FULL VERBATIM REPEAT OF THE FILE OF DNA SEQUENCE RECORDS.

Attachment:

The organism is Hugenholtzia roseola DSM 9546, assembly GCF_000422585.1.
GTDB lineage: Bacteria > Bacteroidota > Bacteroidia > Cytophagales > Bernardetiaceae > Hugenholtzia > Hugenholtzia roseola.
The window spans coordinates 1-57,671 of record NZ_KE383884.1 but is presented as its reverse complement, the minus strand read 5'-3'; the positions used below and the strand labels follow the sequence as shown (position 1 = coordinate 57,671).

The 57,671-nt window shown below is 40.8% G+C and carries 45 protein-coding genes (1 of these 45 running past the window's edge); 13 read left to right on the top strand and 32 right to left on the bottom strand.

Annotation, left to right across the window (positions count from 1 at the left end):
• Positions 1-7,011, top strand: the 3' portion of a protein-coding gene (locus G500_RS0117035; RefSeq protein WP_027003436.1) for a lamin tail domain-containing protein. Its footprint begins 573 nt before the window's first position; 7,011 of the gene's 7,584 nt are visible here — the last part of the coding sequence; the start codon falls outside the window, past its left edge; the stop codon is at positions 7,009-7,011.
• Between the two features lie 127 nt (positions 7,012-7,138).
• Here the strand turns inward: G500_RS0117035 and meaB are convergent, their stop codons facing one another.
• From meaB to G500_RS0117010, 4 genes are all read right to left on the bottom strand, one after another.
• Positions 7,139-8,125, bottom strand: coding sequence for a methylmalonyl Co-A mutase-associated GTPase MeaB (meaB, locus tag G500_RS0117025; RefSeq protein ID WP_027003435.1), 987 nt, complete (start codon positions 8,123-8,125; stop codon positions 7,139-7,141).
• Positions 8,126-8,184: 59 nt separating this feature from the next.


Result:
The organism is Hugenholtzia roseola DSM 9546, assembly GCF_000422585.1.
GTDB lineage: Bacteria > Bacteroidota > Bacteroidia > Cytophagales > Bernardetiaceae > Hugenholtzia > Hugenholtzia roseola.
The window spans coordinates 1-57,671 of record NZ_KE383884.1 but is presented as its reverse complement, the minus strand read 5'-3'; the positions used below and the strand labels follow the sequence as shown (position 1 = coordinate 57,671).

The 57,671-nt window shown below is 40.8% G+C and carries 45 protein-coding genes (1 of these 45 running past the window's edge); 13 read left to right on the top strand and 32 right to left on the bottom strand.

Annotation, left to right across the window (positions count from 1 at the left end):
• Positions 1-7,011, top strand: the 3' portion of a protein-coding gene (locus G500_RS0117035; RefSeq protein WP_027003436.1) for a lamin tail domain-containing protein. Its footprint begins 573 nt before the window's first position; 7,011 of the gene's 7,584 nt are visible here — the last part of the coding sequence; the start codon falls outside the window, past its left edge; the stop codon is at positions 7,009-7,011.
• Between the two features lie 127 nt (positions 7,012-7,138).
• Here the strand turns inward: G500_RS0117035 and meaB are convergent, their stop codons facing one another.
• From meaB to G500_RS0117010, 4 genes are all read right to left on the bottom strand, one after another.
• Positions 7,139-8,125, bottom strand: coding sequence for a methylmalonyl Co-A mutase-associated GTPase MeaB (meaB, locus tag G500_RS0117025; RefSeq protein ID WP_027003435.1), 987 nt, complete (start codon positions 8,123-8,125; stop codon positions 7,139-7,141).
• Positions 8,126-8,184: 59 nt separating this feature from the next.